Since September 11th, 2001, the United States has waged war on terrorism while advancing an agenda of democracy and freedom. But some U.S. critics say the policies of the Bush administration are instead encouraging terrorism. Leta Hong Fincher looks at U.S. policies in this final part of her series, "The Roots of Terrorism"
The Bush administration has declared that it is winning the war on terrorism. U.S. officials say two-thirds of al-Qaida's senior leadership has been captured or killed.
But some dispute this claim and say that widespread anger about U.S. policies in the Muslim world is creating terrorists faster than the United States is able to defeat them.
Michael Scheuer is a former head of the bin Laden unit of the U.S. Central Intelligence Agency.
Mr. Scheuer resigned from the agency so he could speak more openly about what he calls the government's failure to address the threat posed by Osama bin Laden and his followers.
"Bin laden has always said that al-Qaida is not capable, he is not capable of beating the United States, of driving us out of the Middle East by themselves. They have always regarded themselves as a vanguard, as an example for others to follow. Indeed, bin Laden says his most important role is to incite Muslims or instigate Muslims to take actions against the United States in response to what are perceived as attacks on the Islamic religion."
Among those perceived attacks on Islam, according to Mr. Scheuer: the U.S. military presence in places like Iraq, Afghanistan, Yemen and other Muslim countries. Another perceived attack is the unwavering U.S. support for Israel.
Other analysts agree that a settlement of the Israeli-Palestinian conflict could help redress the grievances of many Muslims, and limit the appeal of extremist groups.
Omer Taspinar, a scholar of Islam at the Brookings Institution think tank in Washington D.C.
"In the eyes of Muslims, Israel basically equals the United States. There is not much difference. The U.S. support for Israel is basically unequivocal and it doesn't waver much, especially with this administration. Therefore, whatever they see as the persecution of the Palestinians in occupied territories, they blame as much Washington as Tel Aviv for this."
Mr. Taspinar believes the death of Palestinian leader Yasser Arafat gives the United States an opportunity to revitalize the Middle East peace process. He also urges the United States to provide what he calls "serious funding" for socioeconomic development and poverty alleviation.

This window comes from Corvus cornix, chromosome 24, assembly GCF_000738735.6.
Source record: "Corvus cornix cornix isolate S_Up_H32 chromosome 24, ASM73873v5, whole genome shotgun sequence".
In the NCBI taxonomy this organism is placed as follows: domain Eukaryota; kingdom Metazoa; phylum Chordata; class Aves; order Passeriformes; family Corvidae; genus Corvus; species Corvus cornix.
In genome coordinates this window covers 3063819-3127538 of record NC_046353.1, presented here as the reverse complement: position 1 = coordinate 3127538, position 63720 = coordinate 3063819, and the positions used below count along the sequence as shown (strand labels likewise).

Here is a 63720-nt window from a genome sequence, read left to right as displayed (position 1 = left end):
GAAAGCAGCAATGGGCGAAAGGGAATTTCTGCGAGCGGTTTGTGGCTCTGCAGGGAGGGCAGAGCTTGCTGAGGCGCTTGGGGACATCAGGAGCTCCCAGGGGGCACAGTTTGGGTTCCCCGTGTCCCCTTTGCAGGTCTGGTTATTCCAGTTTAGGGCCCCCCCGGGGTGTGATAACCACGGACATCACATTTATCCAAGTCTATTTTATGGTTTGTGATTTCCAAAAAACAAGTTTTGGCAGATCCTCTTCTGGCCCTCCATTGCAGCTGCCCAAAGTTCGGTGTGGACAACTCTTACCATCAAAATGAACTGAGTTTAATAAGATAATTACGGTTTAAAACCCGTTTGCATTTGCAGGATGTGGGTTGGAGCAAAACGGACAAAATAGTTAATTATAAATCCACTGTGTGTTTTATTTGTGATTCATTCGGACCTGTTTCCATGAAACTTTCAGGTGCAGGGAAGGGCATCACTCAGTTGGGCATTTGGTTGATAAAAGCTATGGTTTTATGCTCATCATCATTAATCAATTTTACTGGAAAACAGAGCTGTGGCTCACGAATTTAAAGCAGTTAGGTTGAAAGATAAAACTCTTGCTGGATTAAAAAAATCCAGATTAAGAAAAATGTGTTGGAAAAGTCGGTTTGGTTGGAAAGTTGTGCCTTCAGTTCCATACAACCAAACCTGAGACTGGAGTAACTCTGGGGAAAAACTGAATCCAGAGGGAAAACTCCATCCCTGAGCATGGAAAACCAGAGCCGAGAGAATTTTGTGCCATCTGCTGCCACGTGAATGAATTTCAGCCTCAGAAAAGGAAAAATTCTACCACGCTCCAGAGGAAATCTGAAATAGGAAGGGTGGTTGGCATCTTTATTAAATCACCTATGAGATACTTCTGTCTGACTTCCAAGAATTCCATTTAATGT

Is it fair to hold the United States responsible for the problems of people in the Middle East and Asia?
Yes, according to Benjamin Barber, a democracy expert at the University of Maryland. Mr. Barber says that even when the United States pursues good goals, the unintended consequences can be bad.
He says the U.S. invasion of Iraq, for example, has overthrown a brutal dictator. But civilian casualties appear to have turned some Iraqis against the United States, playing into the hands of terrorists.
"The United States is the most powerful country in the world. That doesn't mean it is associated with and responsible for everything that happens. It often is not. Often people are responsible for their own poverty, their own tyrannies and so on. But because it is the most powerful country in the world, it will be held responsible for what happens in the world."
The Bush administration argues that what is happening in the world, thanks to the United States, is the gradual triumph of freedom. It points to last October's elections in Afghanistan and upcoming elections in Iraq as evidence that the forces of democracy will prevail over terrorism.
President Bush says terrorists have made Iraq the central front in the war on terrorism because they know what is at stake.
"When a free and democratic society is established in Iraq in the heart of the Middle East, it will be a decisive blow to their aspirations to dominate the region and its people. A free Iraq will be a standing rebuke to radicalism and a model to reformers from Damascus to Tehran."
The University of Maryland's Benjamin Barber argues that the United States cannot simply export democracy and expect it to flourish in places that lack functioning public institutions.
And he says the United States needs to forgive more debt in the developing world, increase foreign aid, and work more closely with nongovernmental organizations and transnational institutions like the United Nations.
Mr. Barber says in a world of increasing interdependence, the fate of a child in Afghanistan is linked to the security of a child in New York.
"Once upon a time we lived in a world of separate nation states, each in its boat on a rising tide. Today we're all in the same boat, and if there's a hole in the hull, down on the lower level, sooner or later the people up on first class are also going to drown when the boats go down."
In other words, he says, terrorists will lose -- only when there is security for all.